# Chapter 4.1 Faster speeds, greater masses

Energy is the “amount of motion”. Suppose that two identical cars are racing down a road; the faster car has more energy. Suppose that a truck and a small car are travelling side by side along the road and at the same speed; the truck is heavier and therefore has more energy. It is harder to stop. Thus, in moving objects, more speed or more mass means more energy. As a car accelerates or as we push a body along, it gains more energy.

Einstein discovered that a moving object weighs more than the same object at rest; that is, an object with more energy also has more mass. As the speed of an object increases, its mass increases. As objects move faster and faster and approach the speed of light, their mass becomes nearly infinite. This effect is called “relativistic mass increase”. There are various ways of describing this but the one adopted here is the simplest and most common.

Energy can also be stored inside objects. Suppose we hold the ends of an elastic band in our hands. As we move our hands apart, they have motion and thus energy. As the band stretches to its limit, our hands slow down and the band absorbs their energy. The energy or motion is clearly in the band. If we relax and let the band pull on our hands, they will move together again. This inward motion has the energy that was stored in the band. Thus the band is a device for absorbing, storing and releasing energy.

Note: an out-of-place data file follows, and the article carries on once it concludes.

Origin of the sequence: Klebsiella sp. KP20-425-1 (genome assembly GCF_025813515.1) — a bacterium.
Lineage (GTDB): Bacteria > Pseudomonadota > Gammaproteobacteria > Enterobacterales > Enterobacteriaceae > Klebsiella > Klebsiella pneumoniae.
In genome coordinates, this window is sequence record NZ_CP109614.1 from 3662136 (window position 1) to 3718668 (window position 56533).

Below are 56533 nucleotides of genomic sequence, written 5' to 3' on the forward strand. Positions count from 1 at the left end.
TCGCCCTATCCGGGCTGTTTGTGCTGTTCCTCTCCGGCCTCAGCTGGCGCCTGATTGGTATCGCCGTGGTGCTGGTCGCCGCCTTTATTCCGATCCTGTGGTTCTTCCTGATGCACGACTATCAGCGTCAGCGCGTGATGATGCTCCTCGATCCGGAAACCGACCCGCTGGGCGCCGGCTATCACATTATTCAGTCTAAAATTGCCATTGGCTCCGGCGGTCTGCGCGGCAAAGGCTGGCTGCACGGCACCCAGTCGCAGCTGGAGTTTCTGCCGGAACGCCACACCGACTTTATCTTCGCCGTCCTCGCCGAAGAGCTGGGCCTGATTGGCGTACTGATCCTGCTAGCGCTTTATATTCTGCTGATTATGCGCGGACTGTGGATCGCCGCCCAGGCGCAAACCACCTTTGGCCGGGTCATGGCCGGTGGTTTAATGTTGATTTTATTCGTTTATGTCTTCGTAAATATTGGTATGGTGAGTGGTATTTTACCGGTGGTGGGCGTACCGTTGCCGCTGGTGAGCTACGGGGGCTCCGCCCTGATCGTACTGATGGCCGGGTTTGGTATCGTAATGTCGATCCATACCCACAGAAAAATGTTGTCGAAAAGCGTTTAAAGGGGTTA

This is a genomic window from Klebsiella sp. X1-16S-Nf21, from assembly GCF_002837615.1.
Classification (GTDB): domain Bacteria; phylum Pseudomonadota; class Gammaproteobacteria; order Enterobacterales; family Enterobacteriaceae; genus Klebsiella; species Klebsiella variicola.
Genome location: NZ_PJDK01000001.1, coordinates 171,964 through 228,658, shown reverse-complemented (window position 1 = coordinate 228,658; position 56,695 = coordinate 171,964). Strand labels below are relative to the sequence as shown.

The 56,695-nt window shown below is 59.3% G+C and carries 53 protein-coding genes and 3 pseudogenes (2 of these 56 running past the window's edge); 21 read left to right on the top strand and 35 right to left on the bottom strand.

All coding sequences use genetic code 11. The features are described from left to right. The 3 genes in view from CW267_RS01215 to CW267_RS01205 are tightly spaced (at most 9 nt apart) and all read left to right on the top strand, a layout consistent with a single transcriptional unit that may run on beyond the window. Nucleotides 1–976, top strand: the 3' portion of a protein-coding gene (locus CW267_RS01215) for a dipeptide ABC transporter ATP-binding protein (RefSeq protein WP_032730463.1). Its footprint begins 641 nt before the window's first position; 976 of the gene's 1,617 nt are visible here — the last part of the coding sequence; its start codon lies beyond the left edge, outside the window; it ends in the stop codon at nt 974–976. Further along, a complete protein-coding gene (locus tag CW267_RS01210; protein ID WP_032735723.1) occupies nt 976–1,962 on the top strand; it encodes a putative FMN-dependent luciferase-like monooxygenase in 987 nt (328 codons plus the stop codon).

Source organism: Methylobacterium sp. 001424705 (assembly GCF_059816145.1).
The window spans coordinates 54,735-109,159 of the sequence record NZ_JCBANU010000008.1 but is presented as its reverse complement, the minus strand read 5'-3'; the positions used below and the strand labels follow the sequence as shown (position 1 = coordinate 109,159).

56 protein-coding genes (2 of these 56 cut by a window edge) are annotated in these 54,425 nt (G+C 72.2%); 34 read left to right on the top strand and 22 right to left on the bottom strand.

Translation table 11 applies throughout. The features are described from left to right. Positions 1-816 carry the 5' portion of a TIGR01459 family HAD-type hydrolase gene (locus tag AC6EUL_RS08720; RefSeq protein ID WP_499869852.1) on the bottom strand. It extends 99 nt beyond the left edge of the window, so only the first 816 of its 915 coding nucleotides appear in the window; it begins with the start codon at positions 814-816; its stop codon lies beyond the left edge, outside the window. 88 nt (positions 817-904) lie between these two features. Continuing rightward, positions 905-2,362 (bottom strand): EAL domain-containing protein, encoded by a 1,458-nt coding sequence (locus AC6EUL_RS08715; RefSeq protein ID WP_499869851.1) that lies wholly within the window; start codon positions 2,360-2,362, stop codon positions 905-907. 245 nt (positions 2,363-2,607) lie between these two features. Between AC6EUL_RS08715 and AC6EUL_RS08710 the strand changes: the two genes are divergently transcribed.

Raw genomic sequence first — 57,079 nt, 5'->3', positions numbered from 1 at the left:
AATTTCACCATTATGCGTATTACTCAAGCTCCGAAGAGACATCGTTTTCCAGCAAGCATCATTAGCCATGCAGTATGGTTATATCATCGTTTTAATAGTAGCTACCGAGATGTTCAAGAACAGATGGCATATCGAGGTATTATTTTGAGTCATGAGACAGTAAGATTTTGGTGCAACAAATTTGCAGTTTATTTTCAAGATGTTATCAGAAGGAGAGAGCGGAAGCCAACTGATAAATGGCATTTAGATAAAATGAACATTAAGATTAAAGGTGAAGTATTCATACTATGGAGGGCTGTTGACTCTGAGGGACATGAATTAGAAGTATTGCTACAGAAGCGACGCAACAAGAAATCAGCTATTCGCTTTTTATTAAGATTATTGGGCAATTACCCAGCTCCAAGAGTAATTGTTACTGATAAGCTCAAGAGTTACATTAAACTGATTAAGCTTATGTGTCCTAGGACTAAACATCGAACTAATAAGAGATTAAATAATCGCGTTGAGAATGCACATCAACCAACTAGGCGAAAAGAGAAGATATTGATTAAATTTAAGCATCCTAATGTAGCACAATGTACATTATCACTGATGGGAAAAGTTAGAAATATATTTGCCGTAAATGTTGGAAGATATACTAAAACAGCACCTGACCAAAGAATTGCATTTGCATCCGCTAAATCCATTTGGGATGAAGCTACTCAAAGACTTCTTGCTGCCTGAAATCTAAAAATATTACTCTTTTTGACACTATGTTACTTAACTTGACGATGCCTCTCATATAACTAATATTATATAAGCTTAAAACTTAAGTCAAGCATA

Stored energy also has mass. When the elastic band is stretched or a spring is compressed it weighs more. Likewise, a new battery weighs slightly more than a used battery. Like time dilation and length contraction, this mass increase is not noticeable in everyday life. The extra mass is only significant when bodies move at enormously high speeds. The motion of our hands stored in the elastic band is so slow that no device yet invented is capable of measuring the mass increase.

To summarize, with faster speeds bodies weigh more, that is, they have more mass. More precisely: Relativistic mass increase: Assume an apparatus at rest or moving at a steady speed in the same direction is used to measure the mass of passing bodies. A given body that is measured at several speeds will have higher masses at faster speeds.